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The Guns of Dallas Paperback – May 9, 2005


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Product Details

  • Paperback: 280 pages
  • Publisher: Aventine Press (May 9, 2005)
  • Language: English
  • ISBN-10: 1593302762
  • ISBN-13: 978-1593302764
  • Product Dimensions: 8.5 x 5.5 x 0.6 inches
  • Shipping Weight: 12 ounces
  • Average Customer Review: 4.4 out of 5 stars  See all reviews (9 customer reviews)
  • Amazon Best Sellers Rank: #3,582,242 in Books (See Top 100 in Books)

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Customer Reviews

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Most Helpful Customer Reviews

28 of 28 people found the following review helpful By Galahad, Patriot, Shooter, Veteran on July 5, 2005
Format: Paperback
An Impressive first novel by this author, who also designed the cover with the type of rifle probably used in the JFK "Hit."

"The Guns of Dallas is a historical novel, a suspenseful What-Might-Have-Happened in Dealey Plaza that day, with two very interesting characters, Daniel Pilgrim, representing Everyman, and the dying hitman, Jimmy Jeremiah (picture Robert DeNiro). Jeremiah tells the news reporter Pilgrim his story, which the newsman doesn't quite believe. But when Pilgrim and Jeremiah travel to Dallas, go around the historical places--which are all still there exactly as they were 40 years ago--and especially up in the Book Depository, you learn the plausibility of the novel's premise. The book is about redemption, about how much of our own History we really don't know about, about Good and Evil, written by an old author whose writings are quite controversial (see above). He writes for the Internet, mostly about JFK and 911,and is pretty quirky, like Jimmy Jeremiah, his protagonist. Funny, I liked the old assassin much better than I liked the newsman. I'd recommend this book as a companion to the book the author mentioned, called "Kill Zone: A Sniper in Dealey Plaza."

One is believable, compelling and suspenseful fiction and the other non-fiction--both written by patriotic veterans.
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17 of 17 people found the following review helpful By Greg Birky on August 13, 2005
Format: Paperback
Even if you weren't alive when Kennedy was killed, reading this tight, gripping novel will help you get the big picture of our current state of affairs. The author takes us to places most people don't like to think exist. A word of caution, once you start this read, you will not be able to put it down, the characters and their development throughout the novel keep you riveted to the tale. You can decide for yourself just how much is "fiction". This book should be required reading for everyone under 40!
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15 of 15 people found the following review helpful By K. Herman on July 8, 2005
Format: Paperback
This book is an incredible murder mystery. I couldn't put it down and found myself thinking about it for days after I finished reading it. Even the main bad guy was a mystery. His personality was complicated but somehow credible. This is a thought-provoking tale.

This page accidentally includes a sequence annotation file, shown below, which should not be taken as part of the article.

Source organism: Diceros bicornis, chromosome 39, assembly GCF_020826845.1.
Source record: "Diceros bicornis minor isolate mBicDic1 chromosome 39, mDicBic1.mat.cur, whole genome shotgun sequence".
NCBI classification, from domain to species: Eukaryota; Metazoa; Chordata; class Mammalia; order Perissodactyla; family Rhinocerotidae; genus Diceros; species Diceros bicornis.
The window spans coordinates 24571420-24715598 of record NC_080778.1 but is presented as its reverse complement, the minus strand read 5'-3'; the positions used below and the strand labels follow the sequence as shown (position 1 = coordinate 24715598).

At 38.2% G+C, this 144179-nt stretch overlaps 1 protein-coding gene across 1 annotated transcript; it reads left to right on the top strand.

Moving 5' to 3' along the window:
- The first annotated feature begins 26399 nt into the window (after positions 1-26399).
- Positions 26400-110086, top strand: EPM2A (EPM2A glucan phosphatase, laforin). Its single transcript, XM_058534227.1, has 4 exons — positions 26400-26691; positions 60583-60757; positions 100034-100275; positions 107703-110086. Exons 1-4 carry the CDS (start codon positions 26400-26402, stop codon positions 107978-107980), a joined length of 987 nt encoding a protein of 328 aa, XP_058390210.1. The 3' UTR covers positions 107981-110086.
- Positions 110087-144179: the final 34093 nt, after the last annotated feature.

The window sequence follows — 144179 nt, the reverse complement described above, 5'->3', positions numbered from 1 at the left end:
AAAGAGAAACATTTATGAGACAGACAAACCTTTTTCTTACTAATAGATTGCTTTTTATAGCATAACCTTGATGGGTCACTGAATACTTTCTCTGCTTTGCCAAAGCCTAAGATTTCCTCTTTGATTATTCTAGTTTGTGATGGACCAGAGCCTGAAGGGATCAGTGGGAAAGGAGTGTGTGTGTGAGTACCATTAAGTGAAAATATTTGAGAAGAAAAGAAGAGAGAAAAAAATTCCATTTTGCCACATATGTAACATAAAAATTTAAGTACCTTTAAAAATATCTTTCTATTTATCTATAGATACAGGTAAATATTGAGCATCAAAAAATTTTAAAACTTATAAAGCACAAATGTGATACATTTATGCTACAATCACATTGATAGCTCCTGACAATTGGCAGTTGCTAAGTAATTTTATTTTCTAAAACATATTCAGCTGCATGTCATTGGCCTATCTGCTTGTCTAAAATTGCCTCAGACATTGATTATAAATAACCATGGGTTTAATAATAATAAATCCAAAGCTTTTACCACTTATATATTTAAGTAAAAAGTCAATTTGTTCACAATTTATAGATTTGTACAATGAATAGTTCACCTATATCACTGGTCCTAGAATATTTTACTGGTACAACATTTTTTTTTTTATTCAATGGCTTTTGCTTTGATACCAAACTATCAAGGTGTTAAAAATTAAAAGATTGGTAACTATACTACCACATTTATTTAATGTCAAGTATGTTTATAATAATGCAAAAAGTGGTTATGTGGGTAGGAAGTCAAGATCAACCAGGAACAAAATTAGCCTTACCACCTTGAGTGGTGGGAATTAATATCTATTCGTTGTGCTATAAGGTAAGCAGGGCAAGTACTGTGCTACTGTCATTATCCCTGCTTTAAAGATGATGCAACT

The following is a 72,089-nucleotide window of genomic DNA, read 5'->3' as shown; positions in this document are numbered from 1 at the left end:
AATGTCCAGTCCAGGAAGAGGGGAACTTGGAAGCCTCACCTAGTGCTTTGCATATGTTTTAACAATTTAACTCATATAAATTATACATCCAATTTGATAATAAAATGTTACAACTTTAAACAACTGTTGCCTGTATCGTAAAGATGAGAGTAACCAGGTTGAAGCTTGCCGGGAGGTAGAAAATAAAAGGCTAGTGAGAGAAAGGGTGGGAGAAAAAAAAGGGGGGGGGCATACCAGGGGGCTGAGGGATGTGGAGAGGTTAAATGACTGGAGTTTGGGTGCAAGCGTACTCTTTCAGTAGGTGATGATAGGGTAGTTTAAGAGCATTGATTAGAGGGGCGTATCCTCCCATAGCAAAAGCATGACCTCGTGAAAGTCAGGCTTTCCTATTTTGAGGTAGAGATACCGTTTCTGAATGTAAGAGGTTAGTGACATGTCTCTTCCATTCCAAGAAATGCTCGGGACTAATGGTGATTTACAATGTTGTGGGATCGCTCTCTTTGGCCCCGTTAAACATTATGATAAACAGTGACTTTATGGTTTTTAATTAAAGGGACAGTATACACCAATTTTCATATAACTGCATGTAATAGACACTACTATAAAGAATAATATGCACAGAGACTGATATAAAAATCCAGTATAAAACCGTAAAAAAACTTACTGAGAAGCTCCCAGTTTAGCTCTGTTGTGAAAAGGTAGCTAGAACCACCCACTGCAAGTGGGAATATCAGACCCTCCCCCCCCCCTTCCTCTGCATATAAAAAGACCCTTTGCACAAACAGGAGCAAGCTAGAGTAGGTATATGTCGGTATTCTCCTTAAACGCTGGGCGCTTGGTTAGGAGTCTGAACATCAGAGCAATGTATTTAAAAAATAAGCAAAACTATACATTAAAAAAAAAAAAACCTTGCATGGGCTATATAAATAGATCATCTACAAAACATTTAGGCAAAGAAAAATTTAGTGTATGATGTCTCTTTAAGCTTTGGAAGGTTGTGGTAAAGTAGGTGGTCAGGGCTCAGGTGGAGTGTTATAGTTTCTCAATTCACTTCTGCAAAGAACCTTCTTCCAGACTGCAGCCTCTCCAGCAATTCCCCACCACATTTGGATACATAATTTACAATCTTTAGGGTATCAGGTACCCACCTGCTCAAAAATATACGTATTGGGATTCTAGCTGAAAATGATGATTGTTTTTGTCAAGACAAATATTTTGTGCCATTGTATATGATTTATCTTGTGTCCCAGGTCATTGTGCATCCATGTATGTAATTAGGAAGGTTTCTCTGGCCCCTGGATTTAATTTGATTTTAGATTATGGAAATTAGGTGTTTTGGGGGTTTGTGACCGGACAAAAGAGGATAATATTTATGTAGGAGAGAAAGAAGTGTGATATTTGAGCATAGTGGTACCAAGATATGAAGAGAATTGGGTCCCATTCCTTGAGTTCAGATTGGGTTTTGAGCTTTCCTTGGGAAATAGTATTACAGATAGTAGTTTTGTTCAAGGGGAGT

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16 of 17 people found the following review helpful By Douglas Herman on February 14, 2006
Format: Paperback
Where to start? As the author of The Guns of Dallas, I wanted to write an entertaining, eye-popping, fact based account of what likely happened that day in Dealey Plaza, the day JFK was killed. So begins the story of the dying assassin Jimmy Jeremiah and his colorful recollection to news reporter Daniel Pilgrim of what happened that day.

"There were four teams of two each. Eight altogether. Four guns and four spotters," Jeremiah explained.

Months after I wrote those lines, and about a year after reading James Hepburn's (A pseudonym) intriguing book called "Farewell America," I happened to read former US Marine sniper Craig Roberts' book, "Kill Zone: A Sniper Looks At Dealey Plaza." Amazingly, Roberts came to the exact same conclusion as I. Multiple shooters-probably four teams--killed Kennedy.

Not surprisingly, "Farewell America," a French Intelligence authored book written in 1967 about the JFK hit, was banned in America. Of course, lone gunman apologists can never quite explain how a dead Oswald could influence government censorship four years after his death.

A couple of excerpts from The Guns Of Dallas-

"Tell me," said Pilgrim, "Were many people involved?"

Jimmy laughed. "Well, in a conspiracy like this one, you can have lots of people in on it. Maybe hundreds."

"How can a conspiracy to kill the president have hundreds of people involved and not get revealed?"

"Fear."

The reporter looked incredulous. "Fear? Is that all?"

"It's more than enough. Think about it: a hundred people know about a plot to kill a president, even a thousand. Fear of retribution will keep the one person from ratting on the 999.
Read more ›
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13 of 13 people found the following review helpful By Melisse on July 6, 2005
Format: Paperback
The Guns of Dallas is a good first novel. It weaves painstaking historical research with creative license to craft a compelling plot. The characters, real and imagined, are disturbingly believable. A story as dangerous as this could only have been written as fiction. This is a mystery that must be read.
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